Debating the EU Referendum Bill – Part 1

Published 30/06/2015   |   Last Updated 27/05/2021   |   Reading Time minutes

Article by Aled McKenzie, National Assembly for Wales Research Service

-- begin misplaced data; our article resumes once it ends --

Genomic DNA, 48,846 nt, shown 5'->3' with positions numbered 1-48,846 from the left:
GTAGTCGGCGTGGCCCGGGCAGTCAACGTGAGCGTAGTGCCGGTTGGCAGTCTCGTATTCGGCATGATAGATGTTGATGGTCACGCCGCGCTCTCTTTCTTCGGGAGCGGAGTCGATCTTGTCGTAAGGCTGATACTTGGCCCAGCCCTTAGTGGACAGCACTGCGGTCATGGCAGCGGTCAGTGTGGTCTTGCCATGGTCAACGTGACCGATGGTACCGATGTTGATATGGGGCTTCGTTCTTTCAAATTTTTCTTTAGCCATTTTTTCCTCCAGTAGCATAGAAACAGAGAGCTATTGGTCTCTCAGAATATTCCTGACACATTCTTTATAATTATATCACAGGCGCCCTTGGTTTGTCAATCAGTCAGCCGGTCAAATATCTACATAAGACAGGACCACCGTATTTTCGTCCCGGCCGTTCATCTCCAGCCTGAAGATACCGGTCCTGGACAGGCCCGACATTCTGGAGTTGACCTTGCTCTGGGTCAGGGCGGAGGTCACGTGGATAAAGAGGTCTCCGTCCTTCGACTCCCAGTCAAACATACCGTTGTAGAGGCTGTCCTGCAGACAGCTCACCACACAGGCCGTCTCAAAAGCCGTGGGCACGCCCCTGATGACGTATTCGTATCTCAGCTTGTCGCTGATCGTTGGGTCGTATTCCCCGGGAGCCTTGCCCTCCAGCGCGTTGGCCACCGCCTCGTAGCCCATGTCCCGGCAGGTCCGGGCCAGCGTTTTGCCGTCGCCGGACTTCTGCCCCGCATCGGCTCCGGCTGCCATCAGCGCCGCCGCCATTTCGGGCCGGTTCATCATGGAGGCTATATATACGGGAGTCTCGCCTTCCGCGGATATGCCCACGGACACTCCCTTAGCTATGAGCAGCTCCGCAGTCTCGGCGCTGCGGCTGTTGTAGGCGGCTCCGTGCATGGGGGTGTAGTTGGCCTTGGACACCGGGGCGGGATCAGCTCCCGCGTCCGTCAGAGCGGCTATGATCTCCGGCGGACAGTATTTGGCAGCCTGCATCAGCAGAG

After receiving its Second Reading on 9 June, the EU referendum Bill was scrutinised by a Committee of the Whole House of Commons on 16 and 18 June. This is a stage where “detailed examination of the Bill takes place” after the main points of the Bill are discussed during the Second Reading. Both Government and Opposition MPs raised a wide range of issues related to the Bill during this stage. “Quad lock” The issue of “quad lock”, otherwise known as a double majority came up during the General Election campaign. This would essentially mean that all four constituent nations of the UK would have to back a No vote for the UK to leave the European Union as a result of the referendum. During the debate, the SNP and Plaid Cymru were in favour of the amendment to introduce the double majority. Both the Conservatives and Labour opposed the proposal arguing that the UK is a single state, therefore the decision should be made by the UK as a whole. The Shadow Minister for Europe, Pat McFadden MP, said that “we remain one member state, and that we should make this decision as one member state.” DUP MP Sammy Wilson suggested that just two percent of Northern Ireland’s population (the smallest of the constituent nations) “could hold the rest of the UK to ransom” if a “quad lock” system was adopted for the referendum. The SNP pointed out that in a number of countries double majorities are required in referendums for constitutional changes to pass. An example of which includes Australia, where more than half of the population and a majority of states must support a change for a referendum to be passed. Purdah The pre-election period, alternatively known as “purdah” is a time when special rules apply to political campaigning. This would require the UK Government to be neutral during the period, which the UK Government claim would be impractical. Due to this development the UK Government has been accused of planning to use the civil service to try and skew the outcome in their favour. Former Defence Secretary Liam Fox MP voted against the Government, and he was joined by 26 fellow Conservative rebels. Alex Salmond MP claimed the UK Government could try to “stack the deck” in favour of a Yes vote without a mechanism to ensure the usual rules of purdah apply during the pre-referendum period. Concerns were also raised as to whether the European Commission will remain neutral during the campaign, Angus MacNeil MP claimed they did not remain neutral in the Scottish referendum and Sir William Cash MP pointed out that there were concerns it could happen in this referendum as well. Collective Responsibility The concept of collective responsibility means that all members of the Cabinet would remain united in their support of one of the referendum campaigns, rather than giving them a choice of which side to support. Collective responsibility is the convention during ordinary periods of Government that would require any Government Minister who disagrees publicly with Government position to resign. During the 1975 referendum Collective Responsibility was suspended. Allegations have been made in recent weeks that the UK Government was intending to enforce collective responsibility during the campaign period. However, the UK Government has denied these claims. During the debate, Ken Clarke MP said “the Prime Minister has announced that he will suspend the rules of collective responsibility and that members of the Government will be able to campaign on whichever side they choose.” Debating the EU Referendum Bill – Part 2